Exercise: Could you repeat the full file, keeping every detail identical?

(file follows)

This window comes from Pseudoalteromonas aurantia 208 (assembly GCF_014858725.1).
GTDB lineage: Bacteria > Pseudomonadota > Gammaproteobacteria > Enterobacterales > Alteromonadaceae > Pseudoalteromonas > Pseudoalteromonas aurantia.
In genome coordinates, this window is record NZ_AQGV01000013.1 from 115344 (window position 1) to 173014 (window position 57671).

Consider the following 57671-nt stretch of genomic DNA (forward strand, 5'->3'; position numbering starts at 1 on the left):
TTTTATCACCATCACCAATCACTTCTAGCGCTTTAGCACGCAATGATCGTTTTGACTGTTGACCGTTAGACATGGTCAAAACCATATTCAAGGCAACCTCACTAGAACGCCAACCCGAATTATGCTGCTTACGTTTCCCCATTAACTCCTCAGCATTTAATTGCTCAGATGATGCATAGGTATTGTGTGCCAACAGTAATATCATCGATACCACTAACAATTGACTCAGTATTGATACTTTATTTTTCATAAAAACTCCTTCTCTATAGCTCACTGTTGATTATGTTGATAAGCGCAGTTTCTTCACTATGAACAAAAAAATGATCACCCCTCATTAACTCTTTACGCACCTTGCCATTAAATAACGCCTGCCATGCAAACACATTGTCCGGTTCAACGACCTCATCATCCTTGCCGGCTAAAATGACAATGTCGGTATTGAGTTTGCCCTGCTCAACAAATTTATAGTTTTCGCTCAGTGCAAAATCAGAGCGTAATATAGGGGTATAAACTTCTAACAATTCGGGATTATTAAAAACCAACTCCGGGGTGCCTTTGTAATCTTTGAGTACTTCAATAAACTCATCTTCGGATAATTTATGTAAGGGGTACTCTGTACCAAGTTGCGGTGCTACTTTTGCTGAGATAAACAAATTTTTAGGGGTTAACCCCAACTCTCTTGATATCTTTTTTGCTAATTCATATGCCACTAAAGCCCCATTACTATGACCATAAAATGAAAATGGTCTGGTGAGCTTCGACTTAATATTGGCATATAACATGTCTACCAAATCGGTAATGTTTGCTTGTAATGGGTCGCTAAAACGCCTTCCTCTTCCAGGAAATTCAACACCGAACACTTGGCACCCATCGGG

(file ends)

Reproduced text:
This window comes from Pseudoalteromonas aurantia 208 (assembly GCF_014858725.1).
GTDB lineage: Bacteria > Pseudomonadota > Gammaproteobacteria > Enterobacterales > Alteromonadaceae > Pseudoalteromonas > Pseudoalteromonas aurantia.
In genome coordinates, this window is record NZ_AQGV01000013.1 from 115344 (window position 1) to 173014 (window position 57671).

Consider the following 57671-nt stretch of genomic DNA (forward strand, 5'->3'; position numbering starts at 1 on the left):
TTTTATCACCATCACCAATCACTTCTAGCGCTTTAGCACGCAATGATCGTTTTGACTGTTGACCGTTAGACATGGTCAAAACCATATTCAAGGCAACCTCACTAGAACGCCAACCCGAATTATGCTGCTTACGTTTCCCCATTAACTCCTCAGCATTTAATTGCTCAGATGATGCATAGGTATTGTGTGCCAACAGTAATATCATCGATACCACTAACAATTGACTCAGTATTGATACTTTATTTTTCATAAAAACTCCTTCTCTATAGCTCACTGTTGATTATGTTGATAAGCGCAGTTTCTTCACTATGAACAAAAAAATGATCACCCCTCATTAACTCTTTACGCACCTTGCCATTAAATAACGCCTGCCATGCAAACACATTGTCCGGTTCAACGACCTCATCATCCTTGCCGGCTAAAATGACAATGTCGGTATTGAGTTTGCCCTGCTCAACAAATTTATAGTTTTCGCTCAGTGCAAAATCAGAGCGTAATATAGGGGTATAAACTTCTAACAATTCGGGATTATTAAAAACCAACTCCGGGGTGCCTTTGTAATCTTTGAGTACTTCAATAAACTCATCTTCGGATAATTTATGTAAGGGGTACTCTGTACCAAGTTGCGGTGCTACTTTTGCTGAGATAAACAAATTTTTAGGGGTTAACCCCAACTCTCTTGATATCTTTTTTGCTAATTCATATGCCACTAAAGCCCCATTACTATGACCATAAAATGAAAATGGTCTGGTGAGCTTCGACTTAATATTGGCATATAACATGTCTACCAAATCGGTAATGTTTGCTTGTAATGGGTCGCTAAAACGCCTTCCTCTTCCAGGAAATTCAACACCGAACACTTGGCACCCATCGGG